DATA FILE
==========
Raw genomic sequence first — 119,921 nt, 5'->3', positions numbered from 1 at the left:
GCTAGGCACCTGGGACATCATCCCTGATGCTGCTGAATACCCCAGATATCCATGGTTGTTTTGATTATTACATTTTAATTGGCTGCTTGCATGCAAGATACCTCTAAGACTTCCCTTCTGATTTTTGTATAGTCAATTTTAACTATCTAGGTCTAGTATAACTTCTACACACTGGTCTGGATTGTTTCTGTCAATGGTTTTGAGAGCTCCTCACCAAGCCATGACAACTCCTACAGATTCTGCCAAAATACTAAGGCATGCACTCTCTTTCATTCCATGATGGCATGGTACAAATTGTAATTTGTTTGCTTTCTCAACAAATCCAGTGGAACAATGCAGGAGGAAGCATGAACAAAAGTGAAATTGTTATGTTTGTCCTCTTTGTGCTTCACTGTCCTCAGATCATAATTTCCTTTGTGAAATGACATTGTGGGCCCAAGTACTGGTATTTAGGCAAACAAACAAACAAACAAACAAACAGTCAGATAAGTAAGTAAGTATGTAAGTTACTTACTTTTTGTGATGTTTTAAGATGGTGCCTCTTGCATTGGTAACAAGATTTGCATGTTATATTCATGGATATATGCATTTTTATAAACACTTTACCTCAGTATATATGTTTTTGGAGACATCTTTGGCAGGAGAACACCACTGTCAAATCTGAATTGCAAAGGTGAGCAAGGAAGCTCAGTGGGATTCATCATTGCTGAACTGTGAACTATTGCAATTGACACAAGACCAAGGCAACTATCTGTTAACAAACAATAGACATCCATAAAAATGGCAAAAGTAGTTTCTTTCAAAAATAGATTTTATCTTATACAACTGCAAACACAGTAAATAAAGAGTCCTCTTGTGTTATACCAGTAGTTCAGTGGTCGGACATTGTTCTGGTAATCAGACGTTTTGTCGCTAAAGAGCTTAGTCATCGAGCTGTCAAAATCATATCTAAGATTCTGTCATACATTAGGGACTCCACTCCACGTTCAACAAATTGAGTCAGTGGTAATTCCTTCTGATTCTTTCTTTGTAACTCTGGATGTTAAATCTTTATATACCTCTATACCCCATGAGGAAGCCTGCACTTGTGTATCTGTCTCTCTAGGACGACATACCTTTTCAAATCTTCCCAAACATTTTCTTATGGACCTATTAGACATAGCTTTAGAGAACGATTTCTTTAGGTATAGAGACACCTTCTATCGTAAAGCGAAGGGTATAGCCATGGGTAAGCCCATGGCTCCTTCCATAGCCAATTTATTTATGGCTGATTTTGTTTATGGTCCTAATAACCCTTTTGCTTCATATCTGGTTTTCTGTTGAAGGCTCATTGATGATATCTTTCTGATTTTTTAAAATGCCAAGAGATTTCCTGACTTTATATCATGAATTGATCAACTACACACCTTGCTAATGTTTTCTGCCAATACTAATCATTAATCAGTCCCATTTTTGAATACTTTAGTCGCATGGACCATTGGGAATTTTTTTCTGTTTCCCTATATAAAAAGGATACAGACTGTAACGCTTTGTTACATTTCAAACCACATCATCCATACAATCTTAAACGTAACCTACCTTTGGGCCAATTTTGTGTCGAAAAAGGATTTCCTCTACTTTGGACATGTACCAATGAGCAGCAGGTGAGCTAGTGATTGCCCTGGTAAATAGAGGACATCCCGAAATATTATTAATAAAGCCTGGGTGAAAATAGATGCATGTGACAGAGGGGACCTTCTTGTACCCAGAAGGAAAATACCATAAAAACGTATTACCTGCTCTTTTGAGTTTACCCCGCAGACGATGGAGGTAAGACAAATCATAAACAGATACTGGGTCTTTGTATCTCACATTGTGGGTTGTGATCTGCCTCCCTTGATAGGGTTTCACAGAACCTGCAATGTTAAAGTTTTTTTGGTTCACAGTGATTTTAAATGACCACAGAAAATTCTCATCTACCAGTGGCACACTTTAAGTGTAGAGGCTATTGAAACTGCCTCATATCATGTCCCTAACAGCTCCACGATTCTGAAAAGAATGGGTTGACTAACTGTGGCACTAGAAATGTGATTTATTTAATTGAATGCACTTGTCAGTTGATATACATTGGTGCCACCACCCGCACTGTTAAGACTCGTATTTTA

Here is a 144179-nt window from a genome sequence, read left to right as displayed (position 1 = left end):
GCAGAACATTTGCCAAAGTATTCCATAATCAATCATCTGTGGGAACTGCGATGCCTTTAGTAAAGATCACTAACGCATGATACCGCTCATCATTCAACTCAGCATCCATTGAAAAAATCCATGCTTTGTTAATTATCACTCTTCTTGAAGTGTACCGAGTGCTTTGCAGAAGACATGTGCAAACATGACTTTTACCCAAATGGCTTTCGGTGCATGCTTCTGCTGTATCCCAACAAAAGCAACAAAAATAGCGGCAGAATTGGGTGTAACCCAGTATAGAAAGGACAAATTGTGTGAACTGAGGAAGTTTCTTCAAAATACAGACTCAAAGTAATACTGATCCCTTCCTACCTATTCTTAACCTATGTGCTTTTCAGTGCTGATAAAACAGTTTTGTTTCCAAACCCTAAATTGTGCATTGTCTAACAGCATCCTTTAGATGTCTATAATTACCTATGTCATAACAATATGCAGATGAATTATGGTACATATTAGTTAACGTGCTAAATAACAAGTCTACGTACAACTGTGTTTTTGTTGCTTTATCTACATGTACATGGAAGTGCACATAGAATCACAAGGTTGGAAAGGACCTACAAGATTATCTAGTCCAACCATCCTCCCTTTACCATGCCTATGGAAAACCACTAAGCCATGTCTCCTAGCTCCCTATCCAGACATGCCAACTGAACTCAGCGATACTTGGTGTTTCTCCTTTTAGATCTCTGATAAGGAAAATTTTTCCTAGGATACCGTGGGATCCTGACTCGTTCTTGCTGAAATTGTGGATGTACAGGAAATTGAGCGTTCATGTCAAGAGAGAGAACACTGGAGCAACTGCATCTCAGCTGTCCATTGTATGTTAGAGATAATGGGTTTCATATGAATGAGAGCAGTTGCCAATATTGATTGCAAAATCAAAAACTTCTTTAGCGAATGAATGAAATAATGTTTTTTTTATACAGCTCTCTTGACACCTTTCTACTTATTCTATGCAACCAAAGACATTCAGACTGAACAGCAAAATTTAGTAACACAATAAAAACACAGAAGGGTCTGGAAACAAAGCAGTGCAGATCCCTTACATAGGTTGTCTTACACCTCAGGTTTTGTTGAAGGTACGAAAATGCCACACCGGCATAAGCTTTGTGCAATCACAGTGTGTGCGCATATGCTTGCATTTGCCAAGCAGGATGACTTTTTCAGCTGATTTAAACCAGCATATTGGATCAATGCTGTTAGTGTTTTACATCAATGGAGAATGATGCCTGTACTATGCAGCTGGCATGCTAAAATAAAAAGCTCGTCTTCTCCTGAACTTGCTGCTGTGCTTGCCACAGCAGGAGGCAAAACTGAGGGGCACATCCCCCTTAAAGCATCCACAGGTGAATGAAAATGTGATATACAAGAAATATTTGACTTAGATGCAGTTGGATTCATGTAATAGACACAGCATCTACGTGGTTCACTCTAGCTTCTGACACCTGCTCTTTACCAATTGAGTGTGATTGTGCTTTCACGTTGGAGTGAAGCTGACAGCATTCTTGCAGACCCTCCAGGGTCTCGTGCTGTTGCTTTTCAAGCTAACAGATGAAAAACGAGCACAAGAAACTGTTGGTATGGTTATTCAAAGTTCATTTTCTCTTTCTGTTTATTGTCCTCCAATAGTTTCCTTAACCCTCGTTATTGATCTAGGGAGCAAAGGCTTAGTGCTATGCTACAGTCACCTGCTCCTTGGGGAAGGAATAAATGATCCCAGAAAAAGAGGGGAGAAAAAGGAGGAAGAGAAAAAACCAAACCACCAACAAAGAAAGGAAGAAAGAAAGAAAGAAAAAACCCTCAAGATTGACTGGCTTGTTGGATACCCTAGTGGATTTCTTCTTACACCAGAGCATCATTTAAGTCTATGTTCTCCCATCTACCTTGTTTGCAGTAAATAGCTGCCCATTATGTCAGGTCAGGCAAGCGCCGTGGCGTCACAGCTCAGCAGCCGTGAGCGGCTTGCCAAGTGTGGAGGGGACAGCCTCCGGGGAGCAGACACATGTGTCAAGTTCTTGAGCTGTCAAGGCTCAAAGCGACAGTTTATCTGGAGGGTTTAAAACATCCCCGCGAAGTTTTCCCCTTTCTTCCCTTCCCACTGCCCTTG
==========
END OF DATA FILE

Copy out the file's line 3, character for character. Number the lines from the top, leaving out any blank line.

Here is a 144179-nt window from a genome sequence, read left to right as displayed (position 1 = left end):